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Compare and contrast the prescriptive and descriptive schools of strategy using relevant business examples to support your analy - Essay Example

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Prescriptive and Descriptive Schools of Strategy: Similarities, Differences and Examples The significance and relevance of Strategy have been extremely emphasised in today’s highly competitive world. Although history books are sufficient in detailing epic and timeless ideas of people who struggled for success in war and business in the past, the present-day globalised environment has catapulted every individual to properly ‘position’ themselves and ‘plan.’ This is the gist of the book by Henry Mintzberg, et al…
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Compare and contrast the prescriptive and descriptive schools of strategy using relevant business examples to support your analy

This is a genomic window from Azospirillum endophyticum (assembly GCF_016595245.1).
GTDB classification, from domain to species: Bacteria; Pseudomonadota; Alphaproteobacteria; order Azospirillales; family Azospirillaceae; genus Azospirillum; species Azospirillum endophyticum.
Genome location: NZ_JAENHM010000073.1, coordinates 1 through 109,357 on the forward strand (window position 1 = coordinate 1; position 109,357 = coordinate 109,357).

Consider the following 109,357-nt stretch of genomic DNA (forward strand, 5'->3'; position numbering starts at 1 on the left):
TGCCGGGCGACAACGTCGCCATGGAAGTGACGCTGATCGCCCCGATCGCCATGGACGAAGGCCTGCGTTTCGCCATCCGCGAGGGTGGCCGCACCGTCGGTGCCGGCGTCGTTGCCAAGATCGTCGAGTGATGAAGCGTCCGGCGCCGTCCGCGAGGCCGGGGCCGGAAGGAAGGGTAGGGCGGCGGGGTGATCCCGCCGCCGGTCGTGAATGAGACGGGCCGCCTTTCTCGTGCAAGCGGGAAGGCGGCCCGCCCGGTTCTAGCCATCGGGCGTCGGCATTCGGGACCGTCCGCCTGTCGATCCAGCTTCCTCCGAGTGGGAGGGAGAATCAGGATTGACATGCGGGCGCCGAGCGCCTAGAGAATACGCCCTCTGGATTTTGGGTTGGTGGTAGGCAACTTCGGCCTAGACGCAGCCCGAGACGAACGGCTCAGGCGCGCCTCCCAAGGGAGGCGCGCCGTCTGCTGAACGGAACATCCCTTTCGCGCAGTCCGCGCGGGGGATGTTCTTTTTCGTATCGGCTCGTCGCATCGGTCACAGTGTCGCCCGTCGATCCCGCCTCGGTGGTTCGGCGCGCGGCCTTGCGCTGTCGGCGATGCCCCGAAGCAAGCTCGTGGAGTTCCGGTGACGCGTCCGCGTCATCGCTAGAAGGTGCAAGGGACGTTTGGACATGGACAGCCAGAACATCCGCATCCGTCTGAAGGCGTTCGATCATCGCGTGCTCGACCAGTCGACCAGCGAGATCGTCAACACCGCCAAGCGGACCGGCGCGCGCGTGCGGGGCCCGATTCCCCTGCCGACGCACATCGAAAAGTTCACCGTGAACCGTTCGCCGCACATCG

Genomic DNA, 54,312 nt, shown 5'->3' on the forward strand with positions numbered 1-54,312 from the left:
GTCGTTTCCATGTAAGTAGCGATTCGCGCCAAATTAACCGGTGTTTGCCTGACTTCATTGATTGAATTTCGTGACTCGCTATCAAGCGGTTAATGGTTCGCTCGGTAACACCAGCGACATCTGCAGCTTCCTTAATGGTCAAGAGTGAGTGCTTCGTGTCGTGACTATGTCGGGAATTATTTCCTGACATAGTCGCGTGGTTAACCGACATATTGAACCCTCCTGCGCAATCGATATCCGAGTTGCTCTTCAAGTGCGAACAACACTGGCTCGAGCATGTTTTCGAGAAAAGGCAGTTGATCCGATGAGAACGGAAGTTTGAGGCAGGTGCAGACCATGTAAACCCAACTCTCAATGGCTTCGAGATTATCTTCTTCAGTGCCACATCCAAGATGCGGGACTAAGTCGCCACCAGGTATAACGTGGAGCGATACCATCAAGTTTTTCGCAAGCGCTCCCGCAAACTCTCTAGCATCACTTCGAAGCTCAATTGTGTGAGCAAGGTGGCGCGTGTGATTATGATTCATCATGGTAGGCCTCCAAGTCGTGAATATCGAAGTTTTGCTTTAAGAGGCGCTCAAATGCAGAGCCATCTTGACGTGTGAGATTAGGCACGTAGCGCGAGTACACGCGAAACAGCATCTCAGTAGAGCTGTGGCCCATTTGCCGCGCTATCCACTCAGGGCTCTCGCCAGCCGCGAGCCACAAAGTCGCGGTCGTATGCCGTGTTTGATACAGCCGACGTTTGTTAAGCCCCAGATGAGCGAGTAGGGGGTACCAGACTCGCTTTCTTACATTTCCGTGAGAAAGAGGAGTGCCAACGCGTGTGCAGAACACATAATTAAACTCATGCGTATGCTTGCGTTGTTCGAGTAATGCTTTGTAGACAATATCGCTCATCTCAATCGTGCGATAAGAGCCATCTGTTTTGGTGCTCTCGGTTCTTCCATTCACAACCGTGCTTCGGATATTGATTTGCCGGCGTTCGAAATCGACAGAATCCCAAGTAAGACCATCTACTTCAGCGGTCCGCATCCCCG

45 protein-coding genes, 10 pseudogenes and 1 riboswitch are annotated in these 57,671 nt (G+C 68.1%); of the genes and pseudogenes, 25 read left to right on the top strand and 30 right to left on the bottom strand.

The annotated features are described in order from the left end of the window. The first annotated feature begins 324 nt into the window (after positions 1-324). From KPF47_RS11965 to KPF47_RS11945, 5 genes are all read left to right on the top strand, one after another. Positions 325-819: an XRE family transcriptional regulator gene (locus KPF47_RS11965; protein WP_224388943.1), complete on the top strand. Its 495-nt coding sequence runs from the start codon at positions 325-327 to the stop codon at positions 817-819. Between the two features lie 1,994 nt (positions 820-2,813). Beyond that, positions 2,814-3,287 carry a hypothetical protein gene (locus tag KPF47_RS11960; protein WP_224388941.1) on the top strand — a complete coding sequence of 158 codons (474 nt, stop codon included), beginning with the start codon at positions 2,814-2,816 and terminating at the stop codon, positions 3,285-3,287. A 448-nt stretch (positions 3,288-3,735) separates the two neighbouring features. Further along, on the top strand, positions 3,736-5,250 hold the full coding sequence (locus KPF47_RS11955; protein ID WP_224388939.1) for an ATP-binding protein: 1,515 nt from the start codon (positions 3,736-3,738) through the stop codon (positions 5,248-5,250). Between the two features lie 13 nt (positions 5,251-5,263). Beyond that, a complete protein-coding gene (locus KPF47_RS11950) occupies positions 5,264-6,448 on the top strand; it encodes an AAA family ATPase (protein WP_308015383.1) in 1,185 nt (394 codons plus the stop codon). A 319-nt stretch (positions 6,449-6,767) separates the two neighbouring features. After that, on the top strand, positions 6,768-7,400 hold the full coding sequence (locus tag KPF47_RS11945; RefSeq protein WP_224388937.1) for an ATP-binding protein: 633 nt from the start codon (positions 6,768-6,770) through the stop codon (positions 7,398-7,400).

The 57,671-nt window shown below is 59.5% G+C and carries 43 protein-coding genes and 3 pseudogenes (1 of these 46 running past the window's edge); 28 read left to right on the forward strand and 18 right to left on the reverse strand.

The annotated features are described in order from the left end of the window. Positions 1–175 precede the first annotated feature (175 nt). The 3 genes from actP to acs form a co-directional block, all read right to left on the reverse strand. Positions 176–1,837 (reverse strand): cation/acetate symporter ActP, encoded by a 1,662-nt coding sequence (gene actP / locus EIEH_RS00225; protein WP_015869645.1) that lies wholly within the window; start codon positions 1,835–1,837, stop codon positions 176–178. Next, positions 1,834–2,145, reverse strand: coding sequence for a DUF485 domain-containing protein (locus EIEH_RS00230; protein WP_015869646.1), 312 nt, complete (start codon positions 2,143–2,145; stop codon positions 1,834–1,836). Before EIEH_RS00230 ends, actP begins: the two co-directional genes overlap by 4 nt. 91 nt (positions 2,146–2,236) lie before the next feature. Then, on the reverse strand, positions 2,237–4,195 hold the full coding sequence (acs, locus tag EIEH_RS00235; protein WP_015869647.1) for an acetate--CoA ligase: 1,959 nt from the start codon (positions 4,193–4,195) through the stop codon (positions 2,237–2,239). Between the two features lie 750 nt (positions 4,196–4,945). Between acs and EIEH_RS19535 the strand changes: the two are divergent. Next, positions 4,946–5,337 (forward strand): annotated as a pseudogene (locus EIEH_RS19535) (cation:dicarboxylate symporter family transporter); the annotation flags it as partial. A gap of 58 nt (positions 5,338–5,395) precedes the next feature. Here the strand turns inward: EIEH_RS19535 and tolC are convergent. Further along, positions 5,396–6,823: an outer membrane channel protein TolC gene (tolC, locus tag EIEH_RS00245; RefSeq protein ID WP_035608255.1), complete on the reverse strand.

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Download file to see previous pages The Prescriptive Schools Prescriptive School is primarily consists of the following distinct sub-schools: Design, Planning and Positioning (Mintzberg, et al., 1998). Here, it is imperative to explain one by one, the said strategy schools under the Prescriptive umbrella. Design School. It views strategy as being the fulfillment of a precise match between the strong and weak internal traits of the organisation and between the external threats and opportunities. Design strategists in the upper management communicate the goals and means of the organisation to the lower members of the corporate hierarchy. Thus, the staff obtains the responsibility to execute the strategy. This particular school of strategy can be linked with SWOT (Strengths, Weaknesses, Opportunities and Threats) Analysis methodology of business experts and corporate planners. As noted by Pahl and Richter (2009), SWOT is not only limited to corporate organisations and business entities, in truth it is even more applicable to government units, non-profit bodies and even to individuals who desire to succeed in certain endeavours. Planning School. With its roots in systems thinking, urban planning and cybernetics, this particular school sees strategy systems as controlled and products of conscious processes of formal planning; in a word, strategy is a cerebral and formal activity (Mintzberg, 2007). It gives heavy emphasis on the structure of the strategy: specific steps and techniques organised in checklists. In this school, responsibility heavily rests on the executive body of the organisation, yet the implementation is still at the hands of the staff. Detailed attention is given to objectives, programs, operating procedures and budgets. This particular school is popular in governmental institutions in the United States and France, where the old adage ‘A stitch in time saves nine’ is culturally embedded. While planning is generally a good idea, it has been noted that it also has its inherent weaknesses: rigidity, time-consuming and expensive. Seifert (2003) emphasised that planning has a tendency to make the whole management process inflexible and would curtail individual creativity and initiative. Positioning School. Anchored mostly on the rule of economics and advocated by Michael Porter in 1980 (influenced by the works of the ancient military strategist Sun Tzu), the positioning school believes that strategy should be based on generic positions through an analysis of industry situations and market dynamics. This is especially true to those strategists who require reliable information from research before any strategy can be developed. Expert workers, firm consultants, military officers are most inclined to follow the doctrine of this school. Specifically in business, the department called Research and Development has been of utmost significance during the past few decades. Its emergence, which can be attributed to the teachings of this school, has been precipitated by competition where trends are constantly examined. As opined by Remenyi and Williams (1998), the field of marketing is also one of the great benefactors of the ideas espoused by this ...Download file to see next pagesRead More
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